Incidence of venous thromboembolism and use of combined oral contraceptives before and after October 1995

View this table:
Figure1

Number of cases of venous thromboembolism by month of occurrence, January 1993-December 1998

Table 2

Rates of venous thrombolism per 100 000 woman years of exposure to combined oral contraceptives according to age, before and after October 1995

View this table:

The age standardised number of cases expected in period 2 based on the assertion that desogestrel and gestodene were associated with twice the risk of venous thromboembolism was calculated to be 69.3. The observed number of cases was 97, 1.4 times (95% confidence interval 1.14 to 1.71) that expected.

What is already known on this topic

Third generation combined oral contraceptives containing desogestrel or gestodene have been reported to carry increased risk of venous thromboembolism

Since this was reported in October 1995, the use of third generation oral contraceptives has fallen from 53% to 14% of total use

What this study adds

The change in patterns of use had no effect on the incidence of venous thromboembolism among women taking combined oral contraceptives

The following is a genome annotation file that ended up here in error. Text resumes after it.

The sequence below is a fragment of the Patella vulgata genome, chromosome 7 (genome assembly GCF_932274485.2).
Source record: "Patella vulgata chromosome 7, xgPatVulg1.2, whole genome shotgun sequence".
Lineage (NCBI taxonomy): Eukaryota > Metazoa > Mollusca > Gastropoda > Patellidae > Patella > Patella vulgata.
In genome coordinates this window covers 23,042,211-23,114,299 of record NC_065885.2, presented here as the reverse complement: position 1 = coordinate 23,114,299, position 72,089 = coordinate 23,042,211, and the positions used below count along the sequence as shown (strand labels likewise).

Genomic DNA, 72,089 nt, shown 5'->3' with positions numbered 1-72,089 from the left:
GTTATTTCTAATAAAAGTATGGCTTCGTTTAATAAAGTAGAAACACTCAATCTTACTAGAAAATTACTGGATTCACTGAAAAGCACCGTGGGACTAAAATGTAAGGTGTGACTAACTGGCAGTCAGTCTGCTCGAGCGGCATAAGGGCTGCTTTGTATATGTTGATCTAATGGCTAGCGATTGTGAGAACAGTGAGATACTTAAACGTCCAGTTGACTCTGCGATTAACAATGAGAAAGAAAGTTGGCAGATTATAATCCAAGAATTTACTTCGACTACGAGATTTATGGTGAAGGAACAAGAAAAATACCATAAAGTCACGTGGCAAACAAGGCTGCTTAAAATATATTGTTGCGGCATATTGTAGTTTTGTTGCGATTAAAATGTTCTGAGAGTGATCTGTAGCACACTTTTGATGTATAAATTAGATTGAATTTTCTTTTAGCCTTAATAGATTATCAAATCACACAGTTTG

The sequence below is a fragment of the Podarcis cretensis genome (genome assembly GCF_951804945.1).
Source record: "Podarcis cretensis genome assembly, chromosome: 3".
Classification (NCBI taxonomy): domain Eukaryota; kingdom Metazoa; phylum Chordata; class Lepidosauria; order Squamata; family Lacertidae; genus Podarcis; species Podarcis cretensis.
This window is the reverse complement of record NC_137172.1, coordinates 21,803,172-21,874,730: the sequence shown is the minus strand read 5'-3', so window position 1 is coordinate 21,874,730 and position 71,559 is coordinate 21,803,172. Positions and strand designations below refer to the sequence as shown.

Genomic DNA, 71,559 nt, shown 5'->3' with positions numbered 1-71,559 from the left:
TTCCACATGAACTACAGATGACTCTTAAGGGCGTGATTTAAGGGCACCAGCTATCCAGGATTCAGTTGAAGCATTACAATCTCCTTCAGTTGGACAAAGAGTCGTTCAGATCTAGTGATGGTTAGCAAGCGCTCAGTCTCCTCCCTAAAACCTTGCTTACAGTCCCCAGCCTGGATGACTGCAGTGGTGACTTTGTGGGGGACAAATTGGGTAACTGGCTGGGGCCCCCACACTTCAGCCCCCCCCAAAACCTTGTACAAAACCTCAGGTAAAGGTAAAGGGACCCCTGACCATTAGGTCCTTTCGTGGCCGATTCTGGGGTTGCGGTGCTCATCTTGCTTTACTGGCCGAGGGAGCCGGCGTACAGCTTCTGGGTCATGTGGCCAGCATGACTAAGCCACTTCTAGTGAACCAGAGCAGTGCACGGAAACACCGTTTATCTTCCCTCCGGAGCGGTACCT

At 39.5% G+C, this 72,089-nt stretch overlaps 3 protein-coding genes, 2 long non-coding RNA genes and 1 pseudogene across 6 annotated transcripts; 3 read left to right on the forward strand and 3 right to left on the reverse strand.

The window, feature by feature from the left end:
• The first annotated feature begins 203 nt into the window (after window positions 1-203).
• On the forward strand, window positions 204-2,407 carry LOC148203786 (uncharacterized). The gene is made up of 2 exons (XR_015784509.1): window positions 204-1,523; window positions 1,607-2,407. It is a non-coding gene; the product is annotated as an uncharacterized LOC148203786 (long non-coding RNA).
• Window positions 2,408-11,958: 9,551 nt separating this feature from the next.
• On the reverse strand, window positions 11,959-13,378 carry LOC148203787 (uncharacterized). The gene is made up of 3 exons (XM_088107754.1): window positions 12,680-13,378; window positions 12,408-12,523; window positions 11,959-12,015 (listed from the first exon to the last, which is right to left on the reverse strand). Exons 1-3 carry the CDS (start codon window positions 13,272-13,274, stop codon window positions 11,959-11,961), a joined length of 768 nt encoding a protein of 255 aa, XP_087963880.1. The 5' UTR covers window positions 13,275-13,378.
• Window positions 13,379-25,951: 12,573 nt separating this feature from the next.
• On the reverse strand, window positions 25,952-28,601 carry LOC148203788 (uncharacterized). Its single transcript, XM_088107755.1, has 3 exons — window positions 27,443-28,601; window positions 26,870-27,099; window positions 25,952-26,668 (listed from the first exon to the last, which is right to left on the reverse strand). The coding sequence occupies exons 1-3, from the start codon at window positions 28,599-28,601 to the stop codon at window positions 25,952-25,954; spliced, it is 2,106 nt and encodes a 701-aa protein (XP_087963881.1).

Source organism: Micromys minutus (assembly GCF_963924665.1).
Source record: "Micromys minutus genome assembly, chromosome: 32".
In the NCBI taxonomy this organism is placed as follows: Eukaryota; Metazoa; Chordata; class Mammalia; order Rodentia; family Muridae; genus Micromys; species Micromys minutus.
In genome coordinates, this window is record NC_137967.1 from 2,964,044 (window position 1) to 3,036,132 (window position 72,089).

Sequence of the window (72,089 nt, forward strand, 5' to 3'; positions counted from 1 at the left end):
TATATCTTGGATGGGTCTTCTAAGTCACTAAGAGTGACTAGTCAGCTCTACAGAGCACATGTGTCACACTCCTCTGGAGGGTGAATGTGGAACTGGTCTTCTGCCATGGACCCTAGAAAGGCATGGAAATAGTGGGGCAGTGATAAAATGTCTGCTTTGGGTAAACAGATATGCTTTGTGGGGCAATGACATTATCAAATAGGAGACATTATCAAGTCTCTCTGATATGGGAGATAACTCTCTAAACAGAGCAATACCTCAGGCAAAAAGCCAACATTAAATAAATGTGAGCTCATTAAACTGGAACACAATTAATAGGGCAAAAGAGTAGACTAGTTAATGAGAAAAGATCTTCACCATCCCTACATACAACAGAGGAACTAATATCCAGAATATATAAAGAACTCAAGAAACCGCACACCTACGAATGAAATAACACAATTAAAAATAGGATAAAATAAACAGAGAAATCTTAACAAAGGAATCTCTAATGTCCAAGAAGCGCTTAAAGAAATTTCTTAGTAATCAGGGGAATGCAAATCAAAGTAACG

The findings are not consistent with third generation oral contraceptives doubling the risk of venous thromboembolism

Conclusions

The rate of venous thromboembolism among women taking oral contraceptives throughout the study period is consistent with that found in most other studies.17 If oral contraceptives containing gestodene or desogestrel had twice the risk of venous thromboembolism compared with older formulations, a reduction in their use would be expected to reduce the incidence of idiopathic venous thromboembolism. We found no such change. No evidence of a difference was seen in any of the age groups. Moreover, there was a substantial excess of cases compared with the number that would have been expected if third generation oral contraceptives doubled the risk of venous thromboembolism.

The detection rate could have increased because the 1995 “pill scare” alerted doctors to the probability of venous thromboembolism among women taking oral contraceptives. If this had happened, however, the number of cases would be expected to rise immediately after the 1995 announcement. No such increase was apparent.

Acknowledgments

We thank Professor K D MacRae for his help with the statistical analyses.

Contributors: TJW abstracted the data from the General Practice Research Database. RDTF, ALN, and ELS identified cases of venous thromboembolsm. All authors wrote the paper. RDTF is the guarantor.

Footnotes

  • Funding The department is supported by grants from several pharmaceutical companies including NV Organon, Schering AG, and Wyeth. The companies have no control over the conduct of any research or over publications.

  • Competing interests RDTF has been reimbursed expenses for attending conferences by pharmaceutical companies; he has also been paid fees for speaking and consultancy.

References

  1. 1.
  2. 2.
  3. 3.
  4. 4.
  5. 5.
  6. 6.
  7. 7.
  8. 8.
  9. 9.
  10. 10.
  11. 11.
  12. 12.
  13. 13.
  14. 14.
  15. 15.
  16. 16.
  17. 17.
View Abstract